Cisco fortifies its fibre gear for metro and long haul

Cisco Systems Inc. rolled out enhancements to its optical portfolio designed to increase the channel count on its metro and long-haul transport platforms, at the National Fibre Optic Engineers Conference last month in Baltimore.

For long-haul connections, Cisco doubled the channel count of its ONS 15800 dense wavelength division multiplexing (DWDM) system, from 32 wavelengths, at 10 Gbps each, to 64 wavelengths. This was achieved by amplifying the L band of the fibre to utilize 1565-nanometer to 1605-nm wavelengths, and by employing out-of-band forward error correction (FEC), which helps overcome bit errors introduced by dispersion and attenuation.

Out-of-band FEC uses seven per cent of the payload in a 10-Gbps channel to correct errors in a signal, Cisco officials said. By decreasing the amount of bit errors in a transmission, FEC also helps increase span lengths and channel counts, they said.

Cisco considers the “sweet spot” for the 15800 to be distances from 600 km to 1,600 km. The company is playing the long-haul market conservatively, as competitors like Nortel and Ciena say carriers now require spans up to 4,000 km and channel counts as high as 160 to 320 for ultra long-haul applications.

Cisco said its conservatism is driven by the requirements of IP (Internet protocol) traffic in the optical domain. That’s not to say that Cisco’s progress in optical networking is slowed by its legacy in IP routing, however.

“All IP/optical interactions are standards-based,” so there is no proprietary link-up between Cisco routers and DWDM gear, said Carl Russo, group vice-president of optical networking at Cisco. “We will achieve market share based on the merits of our (optical) products.”

Of the ambitions of Ciena and Nortel, Russo said, “They’re not overhanging the market; there’s just a long time horizon” for the 1.6 terabit/sec to 3.2 terabit/sec channel capabilities over 4,000 km. “But ultra long-haul sales cycles are longer, so you need to let carriers know ahead of time.”

Nortel is particularly aggressive, having put a stake in the ground earlier this year for 40/80 Gbps-wavelength capabilities. That market, Russo said, will emerge “maybe in my lifetime, but not in my vesting period.”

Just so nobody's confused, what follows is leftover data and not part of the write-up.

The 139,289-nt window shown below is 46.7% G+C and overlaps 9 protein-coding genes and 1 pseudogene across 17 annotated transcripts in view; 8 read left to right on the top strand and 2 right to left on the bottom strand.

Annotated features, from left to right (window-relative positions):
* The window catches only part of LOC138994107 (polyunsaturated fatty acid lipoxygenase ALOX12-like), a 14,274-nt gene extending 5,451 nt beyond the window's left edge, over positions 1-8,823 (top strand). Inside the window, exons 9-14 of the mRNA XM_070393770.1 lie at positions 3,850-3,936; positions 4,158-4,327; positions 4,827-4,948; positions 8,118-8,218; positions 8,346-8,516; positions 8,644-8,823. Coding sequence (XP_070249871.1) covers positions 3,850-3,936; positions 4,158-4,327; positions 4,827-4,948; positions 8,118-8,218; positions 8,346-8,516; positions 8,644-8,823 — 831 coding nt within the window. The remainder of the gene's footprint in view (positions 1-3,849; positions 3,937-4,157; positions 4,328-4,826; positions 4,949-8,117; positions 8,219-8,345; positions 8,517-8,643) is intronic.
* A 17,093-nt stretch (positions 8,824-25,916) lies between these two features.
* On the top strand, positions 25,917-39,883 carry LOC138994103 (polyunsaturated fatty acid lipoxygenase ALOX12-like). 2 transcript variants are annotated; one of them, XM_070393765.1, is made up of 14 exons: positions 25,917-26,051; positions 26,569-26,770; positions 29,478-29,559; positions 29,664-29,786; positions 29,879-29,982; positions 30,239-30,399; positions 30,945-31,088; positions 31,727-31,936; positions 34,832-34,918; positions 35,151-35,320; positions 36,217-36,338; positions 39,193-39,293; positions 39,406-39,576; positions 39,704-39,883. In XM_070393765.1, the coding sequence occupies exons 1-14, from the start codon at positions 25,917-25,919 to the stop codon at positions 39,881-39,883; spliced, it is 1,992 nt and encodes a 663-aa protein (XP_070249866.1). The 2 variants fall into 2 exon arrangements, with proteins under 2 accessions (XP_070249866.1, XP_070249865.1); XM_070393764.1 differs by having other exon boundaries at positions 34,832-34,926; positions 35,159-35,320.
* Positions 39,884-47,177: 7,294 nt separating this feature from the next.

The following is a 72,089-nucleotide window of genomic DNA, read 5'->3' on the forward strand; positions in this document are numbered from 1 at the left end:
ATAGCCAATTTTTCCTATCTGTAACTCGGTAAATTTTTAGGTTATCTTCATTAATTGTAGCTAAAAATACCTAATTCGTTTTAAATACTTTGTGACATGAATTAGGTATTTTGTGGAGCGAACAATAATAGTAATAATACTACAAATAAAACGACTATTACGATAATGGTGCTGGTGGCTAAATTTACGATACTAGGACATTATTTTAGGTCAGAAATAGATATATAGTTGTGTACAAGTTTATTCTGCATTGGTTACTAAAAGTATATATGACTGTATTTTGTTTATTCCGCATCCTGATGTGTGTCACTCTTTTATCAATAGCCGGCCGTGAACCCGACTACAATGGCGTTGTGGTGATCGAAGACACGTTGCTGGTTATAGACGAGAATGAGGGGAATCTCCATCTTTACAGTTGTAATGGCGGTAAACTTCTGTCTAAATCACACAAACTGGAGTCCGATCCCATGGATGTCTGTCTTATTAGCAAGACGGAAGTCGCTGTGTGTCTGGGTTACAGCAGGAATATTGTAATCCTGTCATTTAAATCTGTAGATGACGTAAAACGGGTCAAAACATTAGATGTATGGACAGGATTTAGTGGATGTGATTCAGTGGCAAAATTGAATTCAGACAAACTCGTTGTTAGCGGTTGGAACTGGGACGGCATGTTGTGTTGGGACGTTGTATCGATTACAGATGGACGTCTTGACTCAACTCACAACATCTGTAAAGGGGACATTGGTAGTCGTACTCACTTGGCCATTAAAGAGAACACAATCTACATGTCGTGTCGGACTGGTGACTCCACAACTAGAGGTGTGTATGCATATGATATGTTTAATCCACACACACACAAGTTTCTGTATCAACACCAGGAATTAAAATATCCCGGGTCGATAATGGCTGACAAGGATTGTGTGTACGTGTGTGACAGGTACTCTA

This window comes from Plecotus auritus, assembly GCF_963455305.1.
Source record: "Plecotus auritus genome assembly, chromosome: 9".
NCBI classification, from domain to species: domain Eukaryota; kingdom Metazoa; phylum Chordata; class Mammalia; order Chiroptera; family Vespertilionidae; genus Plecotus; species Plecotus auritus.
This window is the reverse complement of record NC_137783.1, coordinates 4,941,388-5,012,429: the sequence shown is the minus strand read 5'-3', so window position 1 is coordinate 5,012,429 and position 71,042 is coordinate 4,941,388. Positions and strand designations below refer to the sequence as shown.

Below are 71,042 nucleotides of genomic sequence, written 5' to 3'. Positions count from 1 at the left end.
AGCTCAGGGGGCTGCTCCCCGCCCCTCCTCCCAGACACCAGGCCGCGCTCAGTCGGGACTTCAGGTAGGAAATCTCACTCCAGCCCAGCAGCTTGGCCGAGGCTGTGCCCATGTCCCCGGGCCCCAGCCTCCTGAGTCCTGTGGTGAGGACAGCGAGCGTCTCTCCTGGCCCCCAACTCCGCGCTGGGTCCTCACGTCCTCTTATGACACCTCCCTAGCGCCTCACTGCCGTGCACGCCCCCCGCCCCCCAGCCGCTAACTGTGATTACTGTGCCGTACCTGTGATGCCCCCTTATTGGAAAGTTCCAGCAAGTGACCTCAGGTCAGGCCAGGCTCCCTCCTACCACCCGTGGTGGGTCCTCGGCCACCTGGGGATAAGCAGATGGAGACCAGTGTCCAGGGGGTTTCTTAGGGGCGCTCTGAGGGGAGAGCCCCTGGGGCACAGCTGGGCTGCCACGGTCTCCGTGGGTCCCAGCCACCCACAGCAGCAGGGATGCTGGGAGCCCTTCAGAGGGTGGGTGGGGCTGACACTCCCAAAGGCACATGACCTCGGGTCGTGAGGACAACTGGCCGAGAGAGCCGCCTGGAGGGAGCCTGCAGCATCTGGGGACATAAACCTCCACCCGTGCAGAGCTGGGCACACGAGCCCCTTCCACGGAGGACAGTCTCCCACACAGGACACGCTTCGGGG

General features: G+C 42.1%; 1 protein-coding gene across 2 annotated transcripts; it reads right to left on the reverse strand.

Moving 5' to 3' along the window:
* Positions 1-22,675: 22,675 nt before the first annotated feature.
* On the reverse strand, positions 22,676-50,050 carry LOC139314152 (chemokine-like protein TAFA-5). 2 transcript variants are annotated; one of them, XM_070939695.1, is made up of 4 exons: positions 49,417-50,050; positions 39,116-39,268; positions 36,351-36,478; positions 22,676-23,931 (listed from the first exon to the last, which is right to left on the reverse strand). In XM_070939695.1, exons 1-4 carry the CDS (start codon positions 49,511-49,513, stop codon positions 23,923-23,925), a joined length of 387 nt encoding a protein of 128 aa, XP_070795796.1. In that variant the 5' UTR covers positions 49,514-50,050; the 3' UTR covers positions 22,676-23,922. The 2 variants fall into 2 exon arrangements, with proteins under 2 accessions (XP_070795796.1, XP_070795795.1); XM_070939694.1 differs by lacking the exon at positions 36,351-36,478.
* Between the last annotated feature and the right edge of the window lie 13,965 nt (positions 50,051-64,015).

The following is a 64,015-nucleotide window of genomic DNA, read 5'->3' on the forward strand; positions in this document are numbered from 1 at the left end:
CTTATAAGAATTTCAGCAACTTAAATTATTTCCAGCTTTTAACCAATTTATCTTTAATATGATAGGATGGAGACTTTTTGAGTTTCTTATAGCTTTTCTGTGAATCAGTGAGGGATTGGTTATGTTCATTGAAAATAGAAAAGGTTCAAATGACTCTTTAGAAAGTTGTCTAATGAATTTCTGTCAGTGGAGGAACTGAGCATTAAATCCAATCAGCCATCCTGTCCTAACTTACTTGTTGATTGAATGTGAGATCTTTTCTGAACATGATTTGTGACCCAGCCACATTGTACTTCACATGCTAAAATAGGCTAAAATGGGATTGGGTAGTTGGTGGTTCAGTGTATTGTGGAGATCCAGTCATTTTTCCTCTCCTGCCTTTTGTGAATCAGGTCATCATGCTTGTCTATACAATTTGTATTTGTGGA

He also says carriers purchase products based on dollars per bit per mile, not on “cool” terabit channel counts or distance figures like 4,000 km.

“Amplification is not free,” Russo said.

Cisco said it now has 25 customers for the 15800 ONS, including Cogent Communications, Cambrian Communications, Telecom New Zealand and Velocita, an emerging carrier in which Cisco has about a (US) half-billion dollar stake, comprised of equity and equipment financing. Cisco obtained the ONS 15800 in the December 1999 acquisition of Pirelli.

For the metro, Cisco said its ONS 15454 transport system successfully completed Telcordia’s OSMINE process for operational support system (OSS) integration, a major hurdle in fortifying the system for ILEC (incumbent local exchange carrier) deployment. Telcordia OSSes support 80 per cent of the established telco networks worldwide, and Cisco can now sell the ONS 15454 into the US$3 billion ILEC market, company officials said.

Cisco also added 32-channel DWDM capabilities to the ONS 15454, which doubles the OC-48 density of the system. Cisco said the ONS 15454 can now enable service providers to increase capacity between two points on a metro ring without burdening the rest of the ring.

This capability alleviates “ring stacking,” in which the entire metro ring has to be upgraded with additional capacity even though high-growth routes may only be between two points on the ring.